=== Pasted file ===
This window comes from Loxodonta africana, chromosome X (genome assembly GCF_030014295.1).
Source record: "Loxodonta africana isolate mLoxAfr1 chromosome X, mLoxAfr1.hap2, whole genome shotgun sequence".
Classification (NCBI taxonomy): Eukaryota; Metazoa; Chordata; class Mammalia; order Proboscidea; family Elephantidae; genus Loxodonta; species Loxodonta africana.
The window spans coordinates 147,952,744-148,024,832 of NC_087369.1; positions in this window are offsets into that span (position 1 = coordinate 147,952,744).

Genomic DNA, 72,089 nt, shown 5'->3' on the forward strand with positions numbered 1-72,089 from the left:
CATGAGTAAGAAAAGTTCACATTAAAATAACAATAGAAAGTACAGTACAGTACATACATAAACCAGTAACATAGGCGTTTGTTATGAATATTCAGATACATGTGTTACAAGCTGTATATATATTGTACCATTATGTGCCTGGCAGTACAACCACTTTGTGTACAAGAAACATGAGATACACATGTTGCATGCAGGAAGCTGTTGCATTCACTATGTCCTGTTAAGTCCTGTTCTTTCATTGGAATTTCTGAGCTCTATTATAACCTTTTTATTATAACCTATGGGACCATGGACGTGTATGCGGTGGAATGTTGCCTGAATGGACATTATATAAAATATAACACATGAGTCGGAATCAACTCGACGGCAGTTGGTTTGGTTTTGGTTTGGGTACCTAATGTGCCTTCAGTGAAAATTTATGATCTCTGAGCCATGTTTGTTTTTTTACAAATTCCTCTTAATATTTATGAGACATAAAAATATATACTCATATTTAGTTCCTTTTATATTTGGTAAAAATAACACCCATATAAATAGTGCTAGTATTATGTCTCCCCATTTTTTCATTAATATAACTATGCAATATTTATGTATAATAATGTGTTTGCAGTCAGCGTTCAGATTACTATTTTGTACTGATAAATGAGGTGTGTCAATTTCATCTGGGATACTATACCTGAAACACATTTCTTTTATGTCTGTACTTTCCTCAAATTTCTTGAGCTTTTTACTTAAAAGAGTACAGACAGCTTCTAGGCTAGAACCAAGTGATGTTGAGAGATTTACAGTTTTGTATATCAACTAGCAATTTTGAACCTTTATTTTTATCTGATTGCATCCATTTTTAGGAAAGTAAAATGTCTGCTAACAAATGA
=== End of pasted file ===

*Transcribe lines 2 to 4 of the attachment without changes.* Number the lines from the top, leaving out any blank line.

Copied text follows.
Source record: "Loxodonta africana isolate mLoxAfr1 chromosome X, mLoxAfr1.hap2, whole genome shotgun sequence".
Classification (NCBI taxonomy): Eukaryota; Metazoa; Chordata; class Mammalia; order Proboscidea; family Elephantidae; genus Loxodonta; species Loxodonta africana.
The window spans coordinates 147,952,744-148,024,832 of NC_087369.1; positions in this window are offsets into that span (position 1 = coordinate 147,952,744).